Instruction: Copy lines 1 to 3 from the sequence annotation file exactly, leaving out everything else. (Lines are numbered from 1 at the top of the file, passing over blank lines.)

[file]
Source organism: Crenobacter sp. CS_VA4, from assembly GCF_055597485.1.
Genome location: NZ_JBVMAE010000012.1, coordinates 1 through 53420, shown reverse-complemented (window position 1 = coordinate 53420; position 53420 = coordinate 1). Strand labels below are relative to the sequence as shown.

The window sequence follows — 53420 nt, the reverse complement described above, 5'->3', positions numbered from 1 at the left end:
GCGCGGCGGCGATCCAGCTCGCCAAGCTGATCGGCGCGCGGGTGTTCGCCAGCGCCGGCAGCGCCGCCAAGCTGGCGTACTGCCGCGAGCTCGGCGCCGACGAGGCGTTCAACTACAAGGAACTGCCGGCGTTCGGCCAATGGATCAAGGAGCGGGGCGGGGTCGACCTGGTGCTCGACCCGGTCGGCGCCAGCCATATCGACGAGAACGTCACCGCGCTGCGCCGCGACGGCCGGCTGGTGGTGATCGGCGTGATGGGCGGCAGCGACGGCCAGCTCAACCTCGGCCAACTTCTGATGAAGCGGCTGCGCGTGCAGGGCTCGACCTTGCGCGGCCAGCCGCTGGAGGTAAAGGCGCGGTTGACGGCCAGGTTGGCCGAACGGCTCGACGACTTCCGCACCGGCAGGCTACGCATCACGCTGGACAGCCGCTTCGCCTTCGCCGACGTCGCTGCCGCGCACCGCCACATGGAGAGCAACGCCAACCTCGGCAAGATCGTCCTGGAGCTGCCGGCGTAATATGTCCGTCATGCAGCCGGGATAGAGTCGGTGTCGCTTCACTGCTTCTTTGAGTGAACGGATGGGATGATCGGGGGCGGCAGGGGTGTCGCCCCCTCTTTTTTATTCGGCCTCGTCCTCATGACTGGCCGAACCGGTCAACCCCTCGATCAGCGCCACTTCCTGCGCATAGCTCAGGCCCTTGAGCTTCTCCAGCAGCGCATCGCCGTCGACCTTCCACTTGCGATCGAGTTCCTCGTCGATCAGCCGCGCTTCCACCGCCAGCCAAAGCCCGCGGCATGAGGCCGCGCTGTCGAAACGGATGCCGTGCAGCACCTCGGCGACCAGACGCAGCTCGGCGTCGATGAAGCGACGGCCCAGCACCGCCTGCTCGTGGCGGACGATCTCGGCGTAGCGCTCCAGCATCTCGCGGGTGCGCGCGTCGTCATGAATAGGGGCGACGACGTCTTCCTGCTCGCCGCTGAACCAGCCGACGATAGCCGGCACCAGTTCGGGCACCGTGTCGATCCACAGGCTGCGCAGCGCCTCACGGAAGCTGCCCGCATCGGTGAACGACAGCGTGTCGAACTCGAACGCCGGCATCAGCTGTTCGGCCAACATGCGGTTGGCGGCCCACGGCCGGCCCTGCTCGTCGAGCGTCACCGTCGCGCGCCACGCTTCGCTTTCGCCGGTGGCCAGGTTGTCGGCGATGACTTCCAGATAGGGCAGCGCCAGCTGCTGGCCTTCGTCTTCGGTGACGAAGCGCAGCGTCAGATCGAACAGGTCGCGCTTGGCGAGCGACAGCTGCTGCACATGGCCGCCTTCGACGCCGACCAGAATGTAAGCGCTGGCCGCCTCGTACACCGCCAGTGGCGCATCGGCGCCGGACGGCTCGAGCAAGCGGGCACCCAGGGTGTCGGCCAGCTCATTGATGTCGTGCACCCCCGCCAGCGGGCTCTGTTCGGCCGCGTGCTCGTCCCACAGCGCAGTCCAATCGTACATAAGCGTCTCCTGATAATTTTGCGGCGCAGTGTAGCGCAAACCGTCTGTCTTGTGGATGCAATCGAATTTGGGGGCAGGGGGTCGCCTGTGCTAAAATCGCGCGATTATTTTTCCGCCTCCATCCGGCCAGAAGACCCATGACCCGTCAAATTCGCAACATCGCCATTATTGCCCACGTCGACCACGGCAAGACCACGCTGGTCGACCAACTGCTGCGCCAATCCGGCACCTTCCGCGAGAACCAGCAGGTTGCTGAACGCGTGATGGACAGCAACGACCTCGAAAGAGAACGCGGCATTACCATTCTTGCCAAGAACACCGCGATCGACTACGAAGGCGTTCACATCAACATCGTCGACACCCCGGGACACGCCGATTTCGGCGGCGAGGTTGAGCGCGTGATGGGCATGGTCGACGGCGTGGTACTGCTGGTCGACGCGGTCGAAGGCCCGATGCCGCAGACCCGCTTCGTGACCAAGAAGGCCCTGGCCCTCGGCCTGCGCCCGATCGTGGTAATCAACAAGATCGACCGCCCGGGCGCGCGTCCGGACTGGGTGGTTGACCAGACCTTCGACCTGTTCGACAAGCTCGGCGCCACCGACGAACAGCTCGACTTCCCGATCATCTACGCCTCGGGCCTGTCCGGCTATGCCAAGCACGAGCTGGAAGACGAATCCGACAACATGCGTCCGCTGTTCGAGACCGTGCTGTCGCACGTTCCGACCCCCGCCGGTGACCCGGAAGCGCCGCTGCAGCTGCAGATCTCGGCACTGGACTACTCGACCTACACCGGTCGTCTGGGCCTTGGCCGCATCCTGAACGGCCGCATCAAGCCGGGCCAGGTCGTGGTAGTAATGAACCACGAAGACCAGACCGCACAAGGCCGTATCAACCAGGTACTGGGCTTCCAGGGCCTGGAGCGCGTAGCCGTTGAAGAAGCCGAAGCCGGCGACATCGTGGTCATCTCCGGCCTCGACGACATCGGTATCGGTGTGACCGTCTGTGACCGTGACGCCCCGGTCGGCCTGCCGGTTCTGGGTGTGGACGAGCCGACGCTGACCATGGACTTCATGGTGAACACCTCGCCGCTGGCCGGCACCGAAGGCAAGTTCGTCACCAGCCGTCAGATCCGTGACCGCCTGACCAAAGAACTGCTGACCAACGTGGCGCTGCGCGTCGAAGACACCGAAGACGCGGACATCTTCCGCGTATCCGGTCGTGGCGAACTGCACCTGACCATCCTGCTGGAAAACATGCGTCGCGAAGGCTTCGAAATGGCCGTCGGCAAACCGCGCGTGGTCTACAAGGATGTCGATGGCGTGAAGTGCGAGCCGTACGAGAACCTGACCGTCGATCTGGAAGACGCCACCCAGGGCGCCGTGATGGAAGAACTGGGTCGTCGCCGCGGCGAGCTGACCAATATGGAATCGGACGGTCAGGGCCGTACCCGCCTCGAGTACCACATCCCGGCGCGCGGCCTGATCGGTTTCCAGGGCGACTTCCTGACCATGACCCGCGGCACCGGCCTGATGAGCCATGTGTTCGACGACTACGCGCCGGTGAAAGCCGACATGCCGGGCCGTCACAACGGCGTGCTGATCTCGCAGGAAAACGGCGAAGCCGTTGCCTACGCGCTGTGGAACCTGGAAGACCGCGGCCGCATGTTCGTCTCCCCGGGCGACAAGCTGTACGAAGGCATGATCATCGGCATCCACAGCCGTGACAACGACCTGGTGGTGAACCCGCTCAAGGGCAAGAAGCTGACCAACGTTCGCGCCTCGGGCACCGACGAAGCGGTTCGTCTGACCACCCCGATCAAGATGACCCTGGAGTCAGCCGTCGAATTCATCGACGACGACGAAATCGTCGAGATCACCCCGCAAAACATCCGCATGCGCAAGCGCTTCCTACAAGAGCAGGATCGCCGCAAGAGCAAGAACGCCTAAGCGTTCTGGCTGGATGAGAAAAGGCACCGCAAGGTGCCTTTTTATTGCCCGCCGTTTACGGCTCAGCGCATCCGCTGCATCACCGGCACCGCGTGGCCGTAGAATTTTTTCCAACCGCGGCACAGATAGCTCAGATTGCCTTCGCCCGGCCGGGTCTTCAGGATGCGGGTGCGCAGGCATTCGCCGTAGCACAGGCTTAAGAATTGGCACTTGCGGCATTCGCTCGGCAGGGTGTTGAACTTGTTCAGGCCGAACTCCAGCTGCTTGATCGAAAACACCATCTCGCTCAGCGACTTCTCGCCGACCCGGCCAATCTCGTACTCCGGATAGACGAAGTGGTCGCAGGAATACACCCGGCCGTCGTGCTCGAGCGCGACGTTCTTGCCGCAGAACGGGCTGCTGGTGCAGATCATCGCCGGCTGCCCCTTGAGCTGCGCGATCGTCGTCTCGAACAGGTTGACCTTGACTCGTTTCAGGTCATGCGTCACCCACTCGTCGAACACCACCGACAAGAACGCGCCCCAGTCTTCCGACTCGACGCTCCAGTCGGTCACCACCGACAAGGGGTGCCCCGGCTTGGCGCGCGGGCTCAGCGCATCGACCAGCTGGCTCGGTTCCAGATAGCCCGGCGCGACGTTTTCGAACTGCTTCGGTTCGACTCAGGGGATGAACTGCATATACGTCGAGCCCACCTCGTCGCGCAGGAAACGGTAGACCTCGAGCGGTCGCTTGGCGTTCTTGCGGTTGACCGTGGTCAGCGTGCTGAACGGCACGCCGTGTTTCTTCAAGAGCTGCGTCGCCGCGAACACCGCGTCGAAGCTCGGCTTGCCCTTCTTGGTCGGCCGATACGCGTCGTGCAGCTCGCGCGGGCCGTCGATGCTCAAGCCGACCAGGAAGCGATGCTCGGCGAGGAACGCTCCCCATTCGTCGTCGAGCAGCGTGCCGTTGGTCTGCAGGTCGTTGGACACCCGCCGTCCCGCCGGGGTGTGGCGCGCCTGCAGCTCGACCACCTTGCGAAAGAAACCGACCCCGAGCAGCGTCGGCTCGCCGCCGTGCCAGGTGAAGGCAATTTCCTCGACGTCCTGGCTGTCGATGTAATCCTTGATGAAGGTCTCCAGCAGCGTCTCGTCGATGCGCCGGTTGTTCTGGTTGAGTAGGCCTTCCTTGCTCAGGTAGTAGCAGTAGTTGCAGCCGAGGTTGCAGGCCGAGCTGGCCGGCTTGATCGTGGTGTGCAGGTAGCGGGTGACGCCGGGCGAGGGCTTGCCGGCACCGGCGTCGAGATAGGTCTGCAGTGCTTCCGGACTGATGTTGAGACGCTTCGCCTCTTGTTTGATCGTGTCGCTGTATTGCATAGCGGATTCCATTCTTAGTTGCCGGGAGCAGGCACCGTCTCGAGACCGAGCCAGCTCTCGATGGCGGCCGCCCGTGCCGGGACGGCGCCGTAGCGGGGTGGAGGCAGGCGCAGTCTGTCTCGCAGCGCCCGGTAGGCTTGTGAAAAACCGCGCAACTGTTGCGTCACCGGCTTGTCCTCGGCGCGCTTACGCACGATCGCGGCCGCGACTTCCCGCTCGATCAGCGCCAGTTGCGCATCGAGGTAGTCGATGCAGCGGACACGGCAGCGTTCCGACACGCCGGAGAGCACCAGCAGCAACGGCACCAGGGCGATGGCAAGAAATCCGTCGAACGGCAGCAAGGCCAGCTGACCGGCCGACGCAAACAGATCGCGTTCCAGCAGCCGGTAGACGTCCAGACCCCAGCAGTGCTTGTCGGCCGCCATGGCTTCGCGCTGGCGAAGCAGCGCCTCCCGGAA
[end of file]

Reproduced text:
Source organism: Crenobacter sp. CS_VA4, from assembly GCF_055597485.1.
Genome location: NZ_JBVMAE010000012.1, coordinates 1 through 53420, shown reverse-complemented (window position 1 = coordinate 53420; position 53420 = coordinate 1). Strand labels below are relative to the sequence as shown.

The window sequence follows — 53420 nt, the reverse complement described above, 5'->3', positions numbered from 1 at the left end: